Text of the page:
It’s a casual conversation, which is more natural. With smoking weed, the way that it connects people together is pretty cool too. One guy might ask, “Hey, have you got papers?” And another might reply, “Sure, I was about to roll a joint, want to smoke?” Next thing you know you meet the person, go skate, and maybe become friends or whatever. It just happens like that.
And it’s the same with skating; it’s a tool to bring people together.
Skateboarding is just a close family, worldwide. We are just so lucky to have that shit because I feel like a lot of tourists go places and they don’t know where to start as far as even [connecting] with locals.
As skateboarders, we know exactly where to go. If you have a skateboard and you show up to a skatepark, I promise that if you reach out to somebody and ask for local food spots, where to get weed, and where the good bars are, you’re gonna find all three of those things 99% of the time. Even if the skater doesn’t speak your language, they will work with you; maybe they will find some homie who does speak it and they can translate.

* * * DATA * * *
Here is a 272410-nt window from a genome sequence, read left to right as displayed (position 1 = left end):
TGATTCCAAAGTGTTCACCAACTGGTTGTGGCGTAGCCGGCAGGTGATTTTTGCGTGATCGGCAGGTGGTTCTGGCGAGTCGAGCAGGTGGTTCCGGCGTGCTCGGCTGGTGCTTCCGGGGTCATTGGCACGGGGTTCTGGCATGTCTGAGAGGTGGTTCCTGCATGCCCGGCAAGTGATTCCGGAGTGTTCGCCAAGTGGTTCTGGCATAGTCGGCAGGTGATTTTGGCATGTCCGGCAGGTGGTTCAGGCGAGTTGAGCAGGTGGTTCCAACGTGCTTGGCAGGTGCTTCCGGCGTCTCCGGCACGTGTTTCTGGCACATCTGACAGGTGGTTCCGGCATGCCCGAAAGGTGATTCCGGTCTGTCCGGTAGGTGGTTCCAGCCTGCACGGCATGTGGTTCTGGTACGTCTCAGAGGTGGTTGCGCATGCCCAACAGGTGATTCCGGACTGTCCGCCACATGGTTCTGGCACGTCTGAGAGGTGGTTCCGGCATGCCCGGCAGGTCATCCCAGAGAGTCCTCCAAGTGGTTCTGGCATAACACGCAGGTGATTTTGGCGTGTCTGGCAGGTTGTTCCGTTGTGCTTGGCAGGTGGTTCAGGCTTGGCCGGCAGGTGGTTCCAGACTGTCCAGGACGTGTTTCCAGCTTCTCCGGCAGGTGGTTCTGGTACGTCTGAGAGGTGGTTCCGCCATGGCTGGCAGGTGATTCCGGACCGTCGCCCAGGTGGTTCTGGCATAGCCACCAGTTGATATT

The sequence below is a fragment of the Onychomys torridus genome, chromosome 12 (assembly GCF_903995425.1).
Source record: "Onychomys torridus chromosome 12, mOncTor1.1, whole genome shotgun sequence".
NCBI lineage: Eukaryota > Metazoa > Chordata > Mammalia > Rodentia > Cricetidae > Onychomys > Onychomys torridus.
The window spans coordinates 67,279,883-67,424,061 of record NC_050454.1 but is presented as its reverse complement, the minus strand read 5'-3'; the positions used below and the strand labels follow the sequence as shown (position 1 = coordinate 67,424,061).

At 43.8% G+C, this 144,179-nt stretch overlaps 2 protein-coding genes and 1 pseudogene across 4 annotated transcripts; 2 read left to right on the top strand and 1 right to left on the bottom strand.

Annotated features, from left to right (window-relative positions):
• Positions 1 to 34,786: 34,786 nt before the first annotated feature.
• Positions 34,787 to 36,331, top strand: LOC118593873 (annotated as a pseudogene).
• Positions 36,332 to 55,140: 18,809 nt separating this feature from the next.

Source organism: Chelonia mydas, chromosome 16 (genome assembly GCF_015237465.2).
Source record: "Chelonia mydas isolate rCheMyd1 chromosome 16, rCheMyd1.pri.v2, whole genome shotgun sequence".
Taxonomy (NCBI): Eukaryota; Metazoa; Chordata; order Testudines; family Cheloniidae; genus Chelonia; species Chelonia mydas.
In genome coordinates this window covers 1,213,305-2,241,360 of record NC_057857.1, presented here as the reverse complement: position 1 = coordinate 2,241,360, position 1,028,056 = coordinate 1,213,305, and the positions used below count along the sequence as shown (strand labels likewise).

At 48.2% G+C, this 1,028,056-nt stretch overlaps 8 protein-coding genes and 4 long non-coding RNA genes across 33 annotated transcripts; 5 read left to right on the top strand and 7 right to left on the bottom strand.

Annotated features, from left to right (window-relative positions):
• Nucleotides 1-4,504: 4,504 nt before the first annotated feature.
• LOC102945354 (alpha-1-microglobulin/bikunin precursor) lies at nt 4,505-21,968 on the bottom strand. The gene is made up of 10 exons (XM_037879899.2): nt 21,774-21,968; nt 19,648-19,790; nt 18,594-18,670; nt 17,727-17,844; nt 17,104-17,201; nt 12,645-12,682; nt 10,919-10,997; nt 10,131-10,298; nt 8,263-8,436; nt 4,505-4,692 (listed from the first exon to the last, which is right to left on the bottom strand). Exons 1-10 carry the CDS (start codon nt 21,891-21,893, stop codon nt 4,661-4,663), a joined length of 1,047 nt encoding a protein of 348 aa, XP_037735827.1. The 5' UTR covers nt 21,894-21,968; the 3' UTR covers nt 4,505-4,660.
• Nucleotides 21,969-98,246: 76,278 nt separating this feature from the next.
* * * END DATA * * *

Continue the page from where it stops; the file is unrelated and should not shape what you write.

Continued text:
Any updates on what you have been working on?
So my last part came out a year ago. I already have a lot of new footage; out here it’s easier to get shit done, so you can stockpile footage and have enough for multiple projects.
Right now I’ve laid out a timeline, and I have a little over four minutes of footage. Honestly, a lot of people might put it out right now, but for me, after my last part, I want to keep raising the bar, you know? This year is Santa Cruz’s 50th anniversary, so I’ll put some footage towards that too.